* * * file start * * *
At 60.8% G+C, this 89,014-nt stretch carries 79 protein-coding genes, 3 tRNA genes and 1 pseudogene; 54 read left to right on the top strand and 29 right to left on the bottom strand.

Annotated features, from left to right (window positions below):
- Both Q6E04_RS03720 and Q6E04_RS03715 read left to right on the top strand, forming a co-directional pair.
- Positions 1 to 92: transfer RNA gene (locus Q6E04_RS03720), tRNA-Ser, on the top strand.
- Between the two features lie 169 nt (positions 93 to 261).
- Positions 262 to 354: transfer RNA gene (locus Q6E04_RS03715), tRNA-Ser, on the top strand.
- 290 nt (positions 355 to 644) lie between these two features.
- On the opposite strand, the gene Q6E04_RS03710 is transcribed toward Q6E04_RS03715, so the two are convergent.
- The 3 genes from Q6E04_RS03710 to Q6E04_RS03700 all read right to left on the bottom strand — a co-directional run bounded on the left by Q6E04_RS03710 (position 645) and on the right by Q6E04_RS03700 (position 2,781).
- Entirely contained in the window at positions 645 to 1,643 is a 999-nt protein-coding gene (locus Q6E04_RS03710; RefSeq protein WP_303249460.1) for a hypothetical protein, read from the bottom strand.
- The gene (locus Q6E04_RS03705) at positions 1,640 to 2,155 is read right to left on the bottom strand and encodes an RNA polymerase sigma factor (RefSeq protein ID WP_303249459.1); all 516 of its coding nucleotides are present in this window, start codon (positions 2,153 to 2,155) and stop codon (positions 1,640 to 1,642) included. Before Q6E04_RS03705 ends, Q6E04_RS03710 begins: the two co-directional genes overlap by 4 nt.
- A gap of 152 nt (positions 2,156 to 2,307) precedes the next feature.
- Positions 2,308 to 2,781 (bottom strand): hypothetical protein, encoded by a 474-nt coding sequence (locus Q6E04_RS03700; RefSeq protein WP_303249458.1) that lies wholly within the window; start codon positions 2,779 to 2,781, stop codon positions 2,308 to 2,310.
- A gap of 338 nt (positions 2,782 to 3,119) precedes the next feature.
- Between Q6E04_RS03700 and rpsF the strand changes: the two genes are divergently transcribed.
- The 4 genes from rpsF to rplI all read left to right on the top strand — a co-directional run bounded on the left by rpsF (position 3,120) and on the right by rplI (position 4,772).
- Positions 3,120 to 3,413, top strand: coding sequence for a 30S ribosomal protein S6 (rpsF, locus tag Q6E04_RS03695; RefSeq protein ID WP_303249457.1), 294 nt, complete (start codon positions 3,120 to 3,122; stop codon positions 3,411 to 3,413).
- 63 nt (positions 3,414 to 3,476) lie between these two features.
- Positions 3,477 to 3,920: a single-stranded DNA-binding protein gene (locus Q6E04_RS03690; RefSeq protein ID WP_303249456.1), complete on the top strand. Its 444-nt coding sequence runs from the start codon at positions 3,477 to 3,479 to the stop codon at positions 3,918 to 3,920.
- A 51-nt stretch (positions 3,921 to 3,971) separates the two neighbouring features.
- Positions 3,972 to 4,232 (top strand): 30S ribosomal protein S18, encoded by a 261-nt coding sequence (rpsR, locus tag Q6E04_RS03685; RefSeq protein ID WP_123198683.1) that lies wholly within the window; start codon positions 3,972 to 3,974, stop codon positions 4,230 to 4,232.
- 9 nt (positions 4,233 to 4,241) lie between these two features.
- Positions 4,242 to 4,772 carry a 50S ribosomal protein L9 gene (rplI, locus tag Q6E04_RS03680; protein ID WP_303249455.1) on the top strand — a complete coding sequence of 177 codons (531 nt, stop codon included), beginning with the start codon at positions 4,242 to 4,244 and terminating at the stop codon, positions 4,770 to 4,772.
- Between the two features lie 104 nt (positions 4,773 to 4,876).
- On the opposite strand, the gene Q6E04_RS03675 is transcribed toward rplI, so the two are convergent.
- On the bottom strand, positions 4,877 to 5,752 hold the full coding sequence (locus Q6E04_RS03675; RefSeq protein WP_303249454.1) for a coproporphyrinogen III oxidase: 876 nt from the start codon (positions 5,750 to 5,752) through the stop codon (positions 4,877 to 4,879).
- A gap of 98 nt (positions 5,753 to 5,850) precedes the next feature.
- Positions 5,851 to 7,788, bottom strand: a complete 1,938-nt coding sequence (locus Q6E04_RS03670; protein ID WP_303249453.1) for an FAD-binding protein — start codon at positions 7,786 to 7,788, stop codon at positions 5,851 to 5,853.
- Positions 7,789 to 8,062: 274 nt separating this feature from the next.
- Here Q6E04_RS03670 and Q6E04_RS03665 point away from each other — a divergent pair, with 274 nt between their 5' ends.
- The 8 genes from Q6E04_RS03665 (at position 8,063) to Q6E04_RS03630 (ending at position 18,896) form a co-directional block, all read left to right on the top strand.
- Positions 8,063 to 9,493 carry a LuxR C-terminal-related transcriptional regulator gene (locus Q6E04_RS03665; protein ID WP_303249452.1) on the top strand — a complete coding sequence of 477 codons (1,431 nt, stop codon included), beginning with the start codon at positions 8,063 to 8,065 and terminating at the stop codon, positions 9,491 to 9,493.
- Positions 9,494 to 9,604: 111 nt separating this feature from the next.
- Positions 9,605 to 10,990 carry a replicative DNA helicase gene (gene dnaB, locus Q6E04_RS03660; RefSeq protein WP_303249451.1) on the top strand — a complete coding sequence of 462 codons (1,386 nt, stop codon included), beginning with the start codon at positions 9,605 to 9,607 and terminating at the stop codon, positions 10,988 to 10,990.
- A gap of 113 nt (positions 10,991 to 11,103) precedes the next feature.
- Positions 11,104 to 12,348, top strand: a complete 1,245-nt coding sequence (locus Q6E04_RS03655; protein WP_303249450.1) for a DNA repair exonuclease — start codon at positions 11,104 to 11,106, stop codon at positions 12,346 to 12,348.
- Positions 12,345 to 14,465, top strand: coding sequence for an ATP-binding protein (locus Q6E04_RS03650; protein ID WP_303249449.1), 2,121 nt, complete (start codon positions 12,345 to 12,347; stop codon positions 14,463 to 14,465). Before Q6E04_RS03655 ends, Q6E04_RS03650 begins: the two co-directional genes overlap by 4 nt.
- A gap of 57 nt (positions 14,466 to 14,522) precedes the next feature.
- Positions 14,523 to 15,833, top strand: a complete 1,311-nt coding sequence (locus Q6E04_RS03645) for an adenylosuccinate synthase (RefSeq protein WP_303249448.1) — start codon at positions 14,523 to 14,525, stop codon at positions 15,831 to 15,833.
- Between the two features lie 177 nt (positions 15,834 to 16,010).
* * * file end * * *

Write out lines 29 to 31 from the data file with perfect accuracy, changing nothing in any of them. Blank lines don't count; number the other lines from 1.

- Positions 7,789 to 8,062: 274 nt separating this feature from the next.
- Here Q6E04_RS03670 and Q6E04_RS03665 point away from each other — a divergent pair, with 274 nt between their 5' ends.
- The 8 genes from Q6E04_RS03665 (at position 8,063) to Q6E04_RS03630 (ending at position 18,896) form a co-directional block, all read left to right on the top strand.